Going back to the drawing board, we asked ourselves how you do search right in 2012. We wanted to make search the best feature of Kiln, a remarkable feature, one that people will talk about. Research pointed us to two different but similar-seeming search engines: Elasticsearch and Apache Solr. Both use Lucene—by far the most powerful open-source search engine—under the hood, but offer a friendlier interface and hide some of Lucene's complexity. Both offer a JSON API, a wealth of different queries, and all the power of Lucene. So which would be right for Kiln?

After a lot of reading and playing around with each tool, Elasticsearch was looking like the front runner: easy-to-use, powerful, and scalable search that was blazingly fast. Getting Elasticsearch running was easy: if you have Java installed, just download the latest release, run it, and you're off to the races. Within just a few minutes, I was able to start developing a schema and storing test data. Though Elasticsearch's documentation describes the queries that are available, being able to run my own sample queries was a great help in learning the best way to use Elasticsearch. The last test was to make sure that Elasticsearch could hold up to the size of Kiln On Demand's full data set. We didn't want to requisition new servers just for this test, so we did the test the Hacker's Way. Elasticsearch runs great on commodity hardware, taking whatever resources you can offer from as many machines as you can find, and creating a single cluster. So, we enlisted the help of nearly every developer in the office to download Elasticsearch and join a cluster on the office network. Over the course of an afternoon, we loaded hundreds of gigabytes of data into and out of Elasticsearch. It didn't break a sweat, returning results in milliseconds even under heavy write load. Solr didn't live up to our expectations -- read performance suffered under heavy write loads, while ES was still screaming fast. Elasticsearch was clearly the solution for us.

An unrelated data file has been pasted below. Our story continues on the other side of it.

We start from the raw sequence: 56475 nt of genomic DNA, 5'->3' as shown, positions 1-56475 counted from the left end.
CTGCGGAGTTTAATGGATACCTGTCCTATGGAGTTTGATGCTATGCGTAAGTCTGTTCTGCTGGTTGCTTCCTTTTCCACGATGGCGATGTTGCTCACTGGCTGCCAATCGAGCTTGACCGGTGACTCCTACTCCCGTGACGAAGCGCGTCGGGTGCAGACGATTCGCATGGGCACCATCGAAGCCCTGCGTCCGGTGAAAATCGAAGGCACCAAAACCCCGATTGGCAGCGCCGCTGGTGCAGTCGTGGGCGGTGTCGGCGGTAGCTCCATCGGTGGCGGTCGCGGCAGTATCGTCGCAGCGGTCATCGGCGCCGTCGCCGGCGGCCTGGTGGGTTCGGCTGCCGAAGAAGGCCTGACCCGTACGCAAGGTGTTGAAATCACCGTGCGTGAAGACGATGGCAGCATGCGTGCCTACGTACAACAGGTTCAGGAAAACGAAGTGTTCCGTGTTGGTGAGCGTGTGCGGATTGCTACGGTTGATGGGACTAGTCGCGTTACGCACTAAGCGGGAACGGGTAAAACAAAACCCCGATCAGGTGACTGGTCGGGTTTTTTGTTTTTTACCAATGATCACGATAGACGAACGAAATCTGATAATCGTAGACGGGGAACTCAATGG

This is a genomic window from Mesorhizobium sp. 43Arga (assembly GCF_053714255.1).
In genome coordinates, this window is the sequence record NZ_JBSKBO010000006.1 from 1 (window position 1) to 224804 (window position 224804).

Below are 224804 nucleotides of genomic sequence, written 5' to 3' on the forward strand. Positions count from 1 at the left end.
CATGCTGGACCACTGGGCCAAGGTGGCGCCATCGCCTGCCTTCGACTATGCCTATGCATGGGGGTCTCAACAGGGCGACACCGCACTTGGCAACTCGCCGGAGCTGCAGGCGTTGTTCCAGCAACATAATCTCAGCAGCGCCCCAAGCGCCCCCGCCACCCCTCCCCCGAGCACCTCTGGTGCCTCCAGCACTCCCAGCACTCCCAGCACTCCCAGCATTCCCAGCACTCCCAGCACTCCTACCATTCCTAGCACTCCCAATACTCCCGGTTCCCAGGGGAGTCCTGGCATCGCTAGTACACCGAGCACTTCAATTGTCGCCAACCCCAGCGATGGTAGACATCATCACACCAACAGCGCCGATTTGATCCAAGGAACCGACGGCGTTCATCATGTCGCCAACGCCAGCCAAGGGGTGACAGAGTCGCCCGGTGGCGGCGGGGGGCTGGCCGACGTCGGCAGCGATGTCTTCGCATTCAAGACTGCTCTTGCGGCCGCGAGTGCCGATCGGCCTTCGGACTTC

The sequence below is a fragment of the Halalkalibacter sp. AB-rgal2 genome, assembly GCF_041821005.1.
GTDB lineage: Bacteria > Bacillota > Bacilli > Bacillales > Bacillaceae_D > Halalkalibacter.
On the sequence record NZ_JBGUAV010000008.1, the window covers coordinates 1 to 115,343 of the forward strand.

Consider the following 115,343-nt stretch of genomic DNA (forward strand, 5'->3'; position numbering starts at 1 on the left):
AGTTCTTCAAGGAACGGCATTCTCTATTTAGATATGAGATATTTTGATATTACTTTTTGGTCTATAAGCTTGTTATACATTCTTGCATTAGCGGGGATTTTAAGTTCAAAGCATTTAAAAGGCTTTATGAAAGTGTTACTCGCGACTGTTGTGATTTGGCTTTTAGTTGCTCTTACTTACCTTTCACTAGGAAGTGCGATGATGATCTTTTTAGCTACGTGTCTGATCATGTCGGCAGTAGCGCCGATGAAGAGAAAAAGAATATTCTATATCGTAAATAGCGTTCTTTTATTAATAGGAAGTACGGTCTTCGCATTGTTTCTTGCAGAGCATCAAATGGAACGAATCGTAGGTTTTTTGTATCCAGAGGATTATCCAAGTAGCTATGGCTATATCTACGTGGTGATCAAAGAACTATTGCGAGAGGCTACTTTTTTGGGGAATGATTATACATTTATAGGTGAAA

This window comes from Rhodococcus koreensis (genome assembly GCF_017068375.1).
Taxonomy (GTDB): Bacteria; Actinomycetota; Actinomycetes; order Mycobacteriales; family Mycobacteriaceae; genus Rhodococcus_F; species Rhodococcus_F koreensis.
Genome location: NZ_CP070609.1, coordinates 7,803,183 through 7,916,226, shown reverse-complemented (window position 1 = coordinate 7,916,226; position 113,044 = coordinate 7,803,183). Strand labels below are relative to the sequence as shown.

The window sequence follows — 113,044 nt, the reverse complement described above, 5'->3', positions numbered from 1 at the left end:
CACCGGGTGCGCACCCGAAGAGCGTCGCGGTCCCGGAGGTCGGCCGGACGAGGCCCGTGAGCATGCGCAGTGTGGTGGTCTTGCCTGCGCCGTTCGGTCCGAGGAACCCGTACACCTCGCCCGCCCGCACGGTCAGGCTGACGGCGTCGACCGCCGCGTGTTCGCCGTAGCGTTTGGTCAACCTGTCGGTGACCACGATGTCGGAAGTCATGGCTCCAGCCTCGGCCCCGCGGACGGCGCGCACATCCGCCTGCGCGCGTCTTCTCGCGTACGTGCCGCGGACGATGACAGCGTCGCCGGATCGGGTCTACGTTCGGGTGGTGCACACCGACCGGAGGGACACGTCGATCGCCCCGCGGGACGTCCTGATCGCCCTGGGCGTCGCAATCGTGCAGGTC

Elasticsearch stores "documents", which are a structured data type similar to a JSON object. Every document is a set of keys and values, where the keys are strings and the values are one of numerous data types, such as strings, numbers, dates, and lists. The first data that we moved into Elasticsearch was commit messages, replacing SQL Server’s Full Text Search. Every commit document stores three of those key-value pairs: the commit’s date, the author, and the commit message. Queries are expressed with a variety of operators, looking at one or many of these values, and scoring results by the closeness of the match. The basic query operators search for text in strings, but other query operators, such as built-in support for boolean queries and date ranges, enable you to write complex queries that are optimized to run in milliseconds.

When you add a document to Elasticsearch, you do so by making an HTTP POST with one or more documents as JSON objects. You search with JSON, too: send your query in JSON with a simple HTTP GET. This RESTful architecture makes it easy to test and check on data directly from the command line. In fact, cURL is the tool I use most often for debugging and developing with Elasticsearch!

The client libraries for Python and .NET made it easy to integrate Elasticsearch into our existing codebase. Rather than writing JSON by hand to index new documents or retrieve query results, these wrappers work with Python and C# objects. For example, search results come out as strongly-typed C# objects, alongside the rest of our data access objects.

We initially stumbled a few times trying to figure out the right structure for the commit documents. It's important to remember that Elasticsearch is not a relational database, so the rules that you've learned for MSSQL or another RDBMS don't always apply. The most important concept you must unlearn is denormalization: Elasticsearch doesn’t allow joins or subqueries, so denormalizing your data is a must.